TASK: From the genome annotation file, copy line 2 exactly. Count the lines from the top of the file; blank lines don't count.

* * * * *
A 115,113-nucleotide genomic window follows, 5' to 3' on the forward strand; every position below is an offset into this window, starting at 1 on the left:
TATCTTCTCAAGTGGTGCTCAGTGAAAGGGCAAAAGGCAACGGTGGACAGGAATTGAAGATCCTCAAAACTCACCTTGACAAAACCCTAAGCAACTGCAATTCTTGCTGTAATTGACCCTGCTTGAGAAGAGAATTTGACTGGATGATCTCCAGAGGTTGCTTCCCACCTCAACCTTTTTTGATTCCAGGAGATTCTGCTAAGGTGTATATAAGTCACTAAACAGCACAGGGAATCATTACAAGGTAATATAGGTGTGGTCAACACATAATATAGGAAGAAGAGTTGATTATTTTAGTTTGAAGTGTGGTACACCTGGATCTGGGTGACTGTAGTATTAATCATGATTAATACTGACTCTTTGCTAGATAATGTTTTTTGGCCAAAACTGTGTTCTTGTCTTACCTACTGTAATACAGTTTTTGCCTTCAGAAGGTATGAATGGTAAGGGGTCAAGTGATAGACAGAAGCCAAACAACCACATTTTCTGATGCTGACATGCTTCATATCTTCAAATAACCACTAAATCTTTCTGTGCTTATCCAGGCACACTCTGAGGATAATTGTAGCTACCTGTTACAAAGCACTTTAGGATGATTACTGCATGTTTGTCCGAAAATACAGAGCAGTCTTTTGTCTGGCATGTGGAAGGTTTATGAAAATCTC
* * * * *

TATCTTCTCAAGTGGTGCTCAGTGAAAGGGCAAAAGGCAACGGTGGACAGGAATTGAAGATCCTCAAAACTCACCTTGACAAAACCCTAAGCAACTGCAATTCTTGCTGTAATTGACCCTGCTTGAGAAGAGAATTTGACTGGATGATCTCCAGAGGTTGCTTCCCACCTCAACCTTTTTTGATTCCAGGAGATTCTGCTAAGGTGTATATAAGTCACTAAACAGCACAGGGAATCATTACAAGGTAATATAGGTGTGGTCAACACATAATATAGGAAGAAGAGTTGATTATTTTAGTTTGAAGTGTGGTACACCTGGATCTGGGTGACTGTAGTATTAATCATGATTAATACTGACTCTTTGCTAGATAATGTTTTTTGGCCAAAACTGTGTTCTTGTCTTACCTACTGTAATACAGTTTTTGCCTTCAGAAGGTATGAATGGTAAGGGGTCAAGTGATAGACAGAAGCCAAACAACCACATTTTCTGATGCTGACATGCTTCATATCTTCAAATAACCACTAAATCTTTCTGTGCTTATCCAGGCACACTCTGAGGATAATTGTAGCTACCTGTTACAAAGCACTTTAGGATGATTACTGCATGTTTGTCCGAAAATACAGAGCAGTCTTTTGTCTGGCATGTGGAAGGTTTATGAAAATCTC